DUNEDIN, Fla. – With much of the fan-fare directed at the matchup between knuckleball starting pitchers Steven Wright of the Red Sox and Toronto’s R.A. Dickey Tuesday, the most notable takeaway may have been the Sox’ second pitcher – Allen Webster.
Webster, one of the pieces the Sox garnered from the Dodgers in the teams’ massive trade last August, did allow a run on two hits over two innings. But the final numbers didn’t paint the most important picture during the Red Sox’ 4-2 win over the Blue Jays.
After allowing an RBI double to Melky Cabrera, Webster went on to strike out four Blue Jays batters in a row. Make the feat more impressive was that those hitters – Jose Bautista, Edwin Encarnacion, J.P. Arencibia and Brett Lawrie – are considered to be the meat of the Jays’ batting order once the regular season rolls around.
During the run, Webster – usually known for topping out in the mid-90’s – hit 99 mph on the Florida Auto Exchange Stadium radar gun one offering after clocking in at 98 mph.
“When it started out my heart was racing, the first start of the year,” the soft-spoken Webster said. “I finally got settled down.”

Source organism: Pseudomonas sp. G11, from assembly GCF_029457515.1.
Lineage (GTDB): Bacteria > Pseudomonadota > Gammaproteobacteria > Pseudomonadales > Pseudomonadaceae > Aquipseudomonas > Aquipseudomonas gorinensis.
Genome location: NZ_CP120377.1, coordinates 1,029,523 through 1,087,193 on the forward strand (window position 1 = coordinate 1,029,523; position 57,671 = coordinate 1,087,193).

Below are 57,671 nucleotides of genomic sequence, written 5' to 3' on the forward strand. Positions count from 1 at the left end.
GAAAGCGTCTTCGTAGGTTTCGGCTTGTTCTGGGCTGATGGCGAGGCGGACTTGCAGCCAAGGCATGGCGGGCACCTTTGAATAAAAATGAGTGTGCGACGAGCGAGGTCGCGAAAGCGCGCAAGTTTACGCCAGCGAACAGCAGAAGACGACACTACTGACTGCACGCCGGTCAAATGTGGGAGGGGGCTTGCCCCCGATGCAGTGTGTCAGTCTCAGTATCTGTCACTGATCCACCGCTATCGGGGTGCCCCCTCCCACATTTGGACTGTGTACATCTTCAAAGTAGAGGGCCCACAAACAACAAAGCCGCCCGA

Webster had no explanation for the increase in velocity, only suggesting that he had gotten stronger and remained within himself mechanically. (“I don’t feel any different. It’s about the same as last year,” he said.)
But it wasn’t hard to notice that his stuff stood out. It offered an example of why he managed to strikeout 12 batters in his nine innings with Double-A Portland last season.
And, this time, he managed the results despite dealing with a healthy dose of nerves.
“All of them,” Webster said when asked which of the Toronto hitters elicited the most anxiety.
While Webster said after the performance his goal was to begin the season at Triple-A Pawtucket, the biggest challenge he faces as camp progresses is an ability to show an improved command.
So far, so good.
“Equally impressive to the arm strength, and the action of his fastball, is that he has a secondary pitch he can go to as a put-away with his changeup. And when he gets in trouble he has the ability to slow people down with a power change that has some action to it,” Red Sox manager John Farrell said. “He was impressive. Very impressive.”
The offensive star for the Red Sox was Jackie Bradley Jr., who continued to impress during his stint in major league camp.
“He’s running down a fly ball to the exact spot. He’s hitting good pitching, both right-handers and left-handers,” Farrell said. “Any time you have young players come into camp you’re hopeful he’s going to make a positive impression, and he certainly has gotten off to a very strong start.”
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